Dimly lit wedding delights

Couple marries in Chance Cove despite outage

Published on January 6, 2014
The Colletts have not settled on when they will go on a honeymoon, but they plan to travel somewhere South and, hopefully, avoid another power outage.
— Photo courtesy of Sandra-Lee Efford

Samantha Branton was getting her hair done Saturday morning in preparation for an event the Thornlea native had looked forward to for years — her marriage to a boy she known since the age of 14, Nick Collett.

“She just had one (bridesmaid) finished with hair and makeup, and then the power went,” explained Branton, who now goes by Samantha Collett.

The prospect of a powerless wedding initially scared her, but the couple elected to go ahead with their Saturday afternoon exchanging of vows in front of family and friends at the local church. Samantha was pleased with the end result.

“It turned out absolutely beautiful,” said the newlywed, speaking on the phone from her parents' home in Thornlea.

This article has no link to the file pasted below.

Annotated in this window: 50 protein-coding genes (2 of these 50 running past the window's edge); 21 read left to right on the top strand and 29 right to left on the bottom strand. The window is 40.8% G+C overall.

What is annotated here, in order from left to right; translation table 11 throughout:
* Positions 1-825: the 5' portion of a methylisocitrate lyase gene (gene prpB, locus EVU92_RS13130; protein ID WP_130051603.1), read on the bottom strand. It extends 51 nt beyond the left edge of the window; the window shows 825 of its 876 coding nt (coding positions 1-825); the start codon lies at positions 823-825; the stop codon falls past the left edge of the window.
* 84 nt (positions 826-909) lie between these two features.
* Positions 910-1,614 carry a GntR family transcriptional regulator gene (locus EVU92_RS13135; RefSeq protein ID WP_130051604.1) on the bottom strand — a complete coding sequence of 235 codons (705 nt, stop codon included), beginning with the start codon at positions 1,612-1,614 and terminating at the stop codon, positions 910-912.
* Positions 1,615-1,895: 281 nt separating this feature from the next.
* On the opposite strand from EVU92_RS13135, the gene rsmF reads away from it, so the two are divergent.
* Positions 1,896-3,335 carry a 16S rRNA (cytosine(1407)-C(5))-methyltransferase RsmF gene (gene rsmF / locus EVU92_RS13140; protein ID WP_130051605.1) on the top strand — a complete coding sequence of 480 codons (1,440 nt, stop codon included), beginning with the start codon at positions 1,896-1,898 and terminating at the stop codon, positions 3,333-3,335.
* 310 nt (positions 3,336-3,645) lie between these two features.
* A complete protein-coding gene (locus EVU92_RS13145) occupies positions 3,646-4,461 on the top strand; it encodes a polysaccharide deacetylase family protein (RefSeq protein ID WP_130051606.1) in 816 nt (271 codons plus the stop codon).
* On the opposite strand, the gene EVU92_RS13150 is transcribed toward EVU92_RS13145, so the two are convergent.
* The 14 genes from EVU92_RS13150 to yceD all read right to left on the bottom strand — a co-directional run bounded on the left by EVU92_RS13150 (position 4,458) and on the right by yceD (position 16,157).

“Between me and him, we were just so pleased. It was close friends and family that could make it there, and that's all that really mattered to us. We set out to get married, and we got that accomplished, and neither one of us could be happier.”

The Colletts have known each other since they were both 14. The couple had a Christmas engagement three years ago and started planning for their winter wedding during the last year. They initially thought about travelling south for the wedding, but instead decided to have it in Chance Cove so more family members could attend.

Prior to the big day, Samantha was aware of the storm on its way, but did not give any thought to the possibility of a power outage.

“At first, we didn't know when the power was going to come back,” she said. “It was still daylight, so I called (Nick) and said, 'Do you want to cancel it?' He said, 'No, I don't want to cancel it.' And I said, 'Well, I don't really want to either.'”

Windows in the church helped with light for the wedding ceremony, but it was a chilly affair.

“Everybody could see his or her breath,” said the bride, who lives in Mount Pearl with her husband.

A lack of power meant the church organ could not be used for the ceremony, so Samantha's cellphone was set up with a cup — used to help amplify music — for the wedding procession.

Cold plates were on the menu for supper, so a lack of heat was not an issue as far as food was concerned.